Gas Executives' Forum
LNG Moves In On Western Markets
What are the potential market impacts of LNG importation in the Western United States?
Significant interest in the development of on-shore liquefied natural gas (LNG) import facilities in the Western United States has emerged in the past several years. This interest has been spurred by the dramatic increases forecast for new merchant generation in the Southwest, and particularly California.
An additional accelerant to this environment has been forecast trends of gas prices above the $3.50 to$4.00/mmBtu range which, if true, increase the economic viability of such facilities versus sustained prices in the $2 to $3 range. For environmental and permitting-based factors, Mexico is emerging as the site of choice for such facilities. Currently, five projects are vying for the rights to build an LNG terminal and vaporization facility in Northern Baja Mexico.
Ready or Not
The drivers for each of these projects are somewhat unique, but all share several common characteristics. Most important of these characteristics is the fact that the gas reserves for these projects are separated from ready markets. These "stranded" fields would require as much or more investment to build the infrastructure to transport to more local markets. Even if the local market can be reached with an equivalent capital investment, the quality of that market is not as desirable as the West Coast of the United States. Despite the uncertainties and risks discussed below, many developers believe the U.S. gas markets are a much more stable environment for investment.
In addition to these developing supply sources, the recent completion of the North Baja pipeline provides developed infrastructure for an LNG project to get the gas to some of the most liquid trading locations in North America. The available capacity and access to existing and growing markets makes a Northern Mexico terminal location uniquely attractive for a developer.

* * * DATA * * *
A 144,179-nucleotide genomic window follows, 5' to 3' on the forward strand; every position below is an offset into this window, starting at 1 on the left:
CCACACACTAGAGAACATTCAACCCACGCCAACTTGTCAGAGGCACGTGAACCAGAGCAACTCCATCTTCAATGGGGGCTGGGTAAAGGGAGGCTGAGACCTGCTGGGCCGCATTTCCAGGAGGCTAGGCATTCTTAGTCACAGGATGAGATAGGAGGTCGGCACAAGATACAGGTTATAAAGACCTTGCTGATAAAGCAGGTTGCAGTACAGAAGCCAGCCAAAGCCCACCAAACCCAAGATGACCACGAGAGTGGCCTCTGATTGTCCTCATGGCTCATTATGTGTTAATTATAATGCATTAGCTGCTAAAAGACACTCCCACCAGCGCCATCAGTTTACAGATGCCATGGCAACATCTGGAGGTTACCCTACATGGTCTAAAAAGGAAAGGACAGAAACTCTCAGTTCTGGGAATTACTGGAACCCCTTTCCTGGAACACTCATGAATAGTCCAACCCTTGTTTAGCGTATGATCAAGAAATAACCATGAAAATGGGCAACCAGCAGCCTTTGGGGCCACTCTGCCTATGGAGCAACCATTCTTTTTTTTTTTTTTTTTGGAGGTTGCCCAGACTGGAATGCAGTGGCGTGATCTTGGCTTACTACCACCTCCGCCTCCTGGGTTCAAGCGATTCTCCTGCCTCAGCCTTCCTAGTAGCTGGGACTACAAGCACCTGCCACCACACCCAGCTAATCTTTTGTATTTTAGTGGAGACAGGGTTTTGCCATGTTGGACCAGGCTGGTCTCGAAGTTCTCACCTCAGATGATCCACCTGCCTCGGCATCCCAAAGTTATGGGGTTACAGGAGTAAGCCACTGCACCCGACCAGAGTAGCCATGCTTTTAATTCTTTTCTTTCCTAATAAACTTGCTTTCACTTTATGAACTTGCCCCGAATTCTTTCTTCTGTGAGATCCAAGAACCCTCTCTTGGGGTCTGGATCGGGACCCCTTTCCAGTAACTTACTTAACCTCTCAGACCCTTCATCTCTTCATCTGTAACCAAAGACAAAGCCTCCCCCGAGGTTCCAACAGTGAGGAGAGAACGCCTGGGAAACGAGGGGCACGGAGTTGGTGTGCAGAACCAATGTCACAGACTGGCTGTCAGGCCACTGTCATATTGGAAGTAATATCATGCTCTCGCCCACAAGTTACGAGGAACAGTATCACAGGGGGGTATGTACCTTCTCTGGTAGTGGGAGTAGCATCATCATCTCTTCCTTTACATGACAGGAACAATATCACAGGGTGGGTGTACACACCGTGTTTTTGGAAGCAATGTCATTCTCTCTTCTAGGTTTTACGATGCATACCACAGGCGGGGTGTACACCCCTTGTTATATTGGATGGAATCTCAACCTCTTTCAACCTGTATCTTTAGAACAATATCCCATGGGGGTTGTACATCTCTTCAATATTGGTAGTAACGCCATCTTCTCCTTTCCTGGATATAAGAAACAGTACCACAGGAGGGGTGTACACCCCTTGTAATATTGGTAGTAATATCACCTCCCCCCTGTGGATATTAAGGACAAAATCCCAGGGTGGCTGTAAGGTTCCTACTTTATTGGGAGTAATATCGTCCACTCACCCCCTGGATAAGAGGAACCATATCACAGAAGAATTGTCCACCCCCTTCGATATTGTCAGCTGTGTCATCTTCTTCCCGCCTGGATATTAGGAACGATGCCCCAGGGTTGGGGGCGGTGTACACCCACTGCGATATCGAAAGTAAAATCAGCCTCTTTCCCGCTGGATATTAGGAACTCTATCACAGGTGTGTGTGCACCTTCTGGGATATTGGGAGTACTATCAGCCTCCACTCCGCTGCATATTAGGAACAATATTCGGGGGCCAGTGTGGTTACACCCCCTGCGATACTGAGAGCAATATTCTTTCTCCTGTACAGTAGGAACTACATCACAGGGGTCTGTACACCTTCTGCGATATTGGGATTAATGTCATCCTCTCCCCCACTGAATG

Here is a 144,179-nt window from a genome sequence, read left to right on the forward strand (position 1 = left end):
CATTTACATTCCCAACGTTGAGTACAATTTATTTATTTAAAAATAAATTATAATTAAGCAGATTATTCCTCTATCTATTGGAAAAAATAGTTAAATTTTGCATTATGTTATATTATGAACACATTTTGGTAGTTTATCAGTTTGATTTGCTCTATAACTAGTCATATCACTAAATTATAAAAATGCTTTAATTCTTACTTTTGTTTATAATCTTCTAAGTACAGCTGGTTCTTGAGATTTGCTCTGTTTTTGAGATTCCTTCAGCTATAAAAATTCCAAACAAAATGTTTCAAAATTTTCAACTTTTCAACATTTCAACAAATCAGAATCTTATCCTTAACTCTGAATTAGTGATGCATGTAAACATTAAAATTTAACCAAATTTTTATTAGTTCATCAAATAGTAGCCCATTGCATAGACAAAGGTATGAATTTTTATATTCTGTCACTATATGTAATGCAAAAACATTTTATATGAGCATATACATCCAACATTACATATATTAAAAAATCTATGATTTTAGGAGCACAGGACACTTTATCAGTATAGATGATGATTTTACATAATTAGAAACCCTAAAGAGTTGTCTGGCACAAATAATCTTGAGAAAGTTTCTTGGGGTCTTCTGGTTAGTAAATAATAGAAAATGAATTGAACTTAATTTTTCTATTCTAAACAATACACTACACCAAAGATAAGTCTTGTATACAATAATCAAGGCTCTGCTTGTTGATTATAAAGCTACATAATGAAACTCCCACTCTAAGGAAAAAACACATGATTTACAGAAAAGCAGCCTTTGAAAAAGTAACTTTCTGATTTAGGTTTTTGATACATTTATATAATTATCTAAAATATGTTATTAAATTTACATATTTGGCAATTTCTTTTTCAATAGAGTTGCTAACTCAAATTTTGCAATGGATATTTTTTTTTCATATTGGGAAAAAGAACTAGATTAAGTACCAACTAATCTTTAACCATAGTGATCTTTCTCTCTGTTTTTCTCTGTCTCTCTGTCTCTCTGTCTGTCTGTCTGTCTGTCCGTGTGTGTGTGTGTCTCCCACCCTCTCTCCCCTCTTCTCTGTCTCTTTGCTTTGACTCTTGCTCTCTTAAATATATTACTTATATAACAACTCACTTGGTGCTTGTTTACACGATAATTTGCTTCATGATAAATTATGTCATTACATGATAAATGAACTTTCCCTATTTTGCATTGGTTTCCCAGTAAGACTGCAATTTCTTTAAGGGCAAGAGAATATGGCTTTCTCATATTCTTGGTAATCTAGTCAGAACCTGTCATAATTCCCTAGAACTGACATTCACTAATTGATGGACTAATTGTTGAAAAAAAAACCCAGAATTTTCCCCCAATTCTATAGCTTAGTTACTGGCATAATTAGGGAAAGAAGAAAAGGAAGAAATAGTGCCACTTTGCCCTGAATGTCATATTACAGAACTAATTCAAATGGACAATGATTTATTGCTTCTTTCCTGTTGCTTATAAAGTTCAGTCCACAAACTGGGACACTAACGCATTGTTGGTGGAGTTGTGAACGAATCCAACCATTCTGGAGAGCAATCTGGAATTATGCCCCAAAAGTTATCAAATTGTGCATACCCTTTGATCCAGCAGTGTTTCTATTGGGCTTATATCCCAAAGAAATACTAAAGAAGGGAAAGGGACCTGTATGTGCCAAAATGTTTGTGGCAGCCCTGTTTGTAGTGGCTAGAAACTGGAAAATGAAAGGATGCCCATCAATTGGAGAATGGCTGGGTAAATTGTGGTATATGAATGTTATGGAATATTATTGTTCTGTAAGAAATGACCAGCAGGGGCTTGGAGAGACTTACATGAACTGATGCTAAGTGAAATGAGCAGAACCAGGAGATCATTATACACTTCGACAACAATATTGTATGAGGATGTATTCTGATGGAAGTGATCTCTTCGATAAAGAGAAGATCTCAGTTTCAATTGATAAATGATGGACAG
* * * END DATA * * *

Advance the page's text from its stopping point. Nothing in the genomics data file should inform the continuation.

The recognition of the need for additional supply options has intensified with the events that led to the unprecedented situation in the California power and gas markets during the winter of 2000-2001, now referred to as the energy equivalent of a "perfect storm." While some of the enthusiasm for power development has subsided recently with the demise of the merchant generator/trading model, the long-term need for additional generation in the West remains.
LNG Drivers: Power Steps Behind the Wheel
Investments in the electric infrastructure will drive the need for future natural gas investments. As long as regulatory uncertainty remains in the electric industry, natural gas infrastructure to serve the California market will suffer. Figure 1 depicts the expected growth in natural gas consumption in the Southwest.
Power generation in the southwestern United States is expected to drive overall natural gas consumption growth of 5 percent annually through 2015, with its share of total U.S. consumption rising to 14 percent from 12 percent.
Increased power demand alone will not be sufficient to ensure new LNG facilities are constructed and operated. The economics of these facilities require gas prices to be above a certain level. While there is debate as to the exact price point required to make such investments economic, conventional